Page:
Hut circle

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A hut circle in Torr Righ, Arran, Scotland

A hut circle is the archaeological term given to a circular or oval depression in the ground with evidence of a low stone wall around it that used to be the foundation of a round house. The superstructure of such a house would have been made of timber and thatch. They are numerous in parts of upland Britain and most date to around the 2nd century BC.[1]

Hut circles are usually around 5 to 25 feet in internal diameter, with the rocks themselves being 2-3 wide and around 3 feet high. Hut circles were also almost certainly covered by conical rounded roofs and supported by posts that were internal and sometimes external.[2]

Southwest England[edit]

Grimspound on Dartmoor, a late Bronze Age settlement

Hut circles are particularly numerous on Dartmoor where there are an estimated 5,000, one of the best known sites being Grimspound. It is exceptionally well preserved owing to its solid stone construction, the numerous hut circles being enclosed by a stone wall. It dates to the Late Bronze Age.[3]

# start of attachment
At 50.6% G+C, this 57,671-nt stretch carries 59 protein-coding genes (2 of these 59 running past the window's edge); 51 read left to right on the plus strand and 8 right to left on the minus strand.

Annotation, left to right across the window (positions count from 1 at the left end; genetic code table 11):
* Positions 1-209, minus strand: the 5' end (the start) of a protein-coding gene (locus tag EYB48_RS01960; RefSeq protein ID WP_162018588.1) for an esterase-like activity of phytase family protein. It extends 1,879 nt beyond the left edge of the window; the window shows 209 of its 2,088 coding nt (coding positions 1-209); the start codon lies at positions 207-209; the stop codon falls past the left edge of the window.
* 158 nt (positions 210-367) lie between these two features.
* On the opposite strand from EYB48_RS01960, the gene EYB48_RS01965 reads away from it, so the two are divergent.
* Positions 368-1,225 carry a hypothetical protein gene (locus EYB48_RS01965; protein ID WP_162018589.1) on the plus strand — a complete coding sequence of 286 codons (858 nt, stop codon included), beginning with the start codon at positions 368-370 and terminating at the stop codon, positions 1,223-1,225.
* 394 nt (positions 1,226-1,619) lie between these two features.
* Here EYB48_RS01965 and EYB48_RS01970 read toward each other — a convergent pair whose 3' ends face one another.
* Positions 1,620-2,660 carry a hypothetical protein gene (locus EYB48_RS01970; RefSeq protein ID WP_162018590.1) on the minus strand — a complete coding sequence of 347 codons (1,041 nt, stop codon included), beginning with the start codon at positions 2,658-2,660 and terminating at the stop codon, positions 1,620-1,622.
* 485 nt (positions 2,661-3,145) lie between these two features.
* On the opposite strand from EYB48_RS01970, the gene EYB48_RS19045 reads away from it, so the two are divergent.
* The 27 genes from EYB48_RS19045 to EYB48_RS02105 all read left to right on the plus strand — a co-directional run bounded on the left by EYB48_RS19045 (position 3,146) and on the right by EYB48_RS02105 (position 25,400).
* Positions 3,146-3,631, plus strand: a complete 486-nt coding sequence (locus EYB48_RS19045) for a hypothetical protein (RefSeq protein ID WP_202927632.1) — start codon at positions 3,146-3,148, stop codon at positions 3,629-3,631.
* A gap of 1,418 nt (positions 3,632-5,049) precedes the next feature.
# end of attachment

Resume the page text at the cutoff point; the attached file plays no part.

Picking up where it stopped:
One of Grimspound's hut circles

It was first settled about 1300 BC. The 24 hut circles are surrounded by a massive granite perimeter wall, which may have stood at 1.7 metres in places. The roundhouses, with an average diameter of 3.4 metres, were each built of a double ring of granite slabs with a rubble infill - a technique still used in dry-stone walling. one, Hut 3, has a surviving porchway, with the two jamb stones still upright, although the lintel has fallen. There is good evidence of human activity: pottery, scrapers, and pot boilers were found in the huts during Victorian excavations. However, little organic artefacts survived in the acidic soil. Ashes were found at a central hearth in each hut.

Scotland[edit]

Hut circles also occur in Northern Scotland, but it is unclear if there is a connection between these and the hut circles in England. These hut circles were usually in pairs, and surrounded by groups of tumuli of sepulchral origin. These hut circles were around 40 feet in diameter and 20-30 yards apart.[4]

References[edit]

  1. ^ Darvill, Timothy (2008). Oxford Concise Dictionary of Archaeology, 2nd ed., Oxford University Press, Oxford and New York, p. 202. ISBN 978-0-19-953404-3.
  2. ^ W. J. Hemp and C. A. Gresham (1944). Hut-circles in North-west Wales. Antiquity, 18, pp 183-196. doi:10.1017/S0003598X00018627.
  3. ^ The Roundhouses of Dartmoor at www.legendarydartmoor.co.uk. Accessed on 3 Sep 2013
  4. ^ Roberts, G. (1865). Some further notes upon pre-historic hut-circles. Journal of the Anthropological Society of London, 3, lx-lxv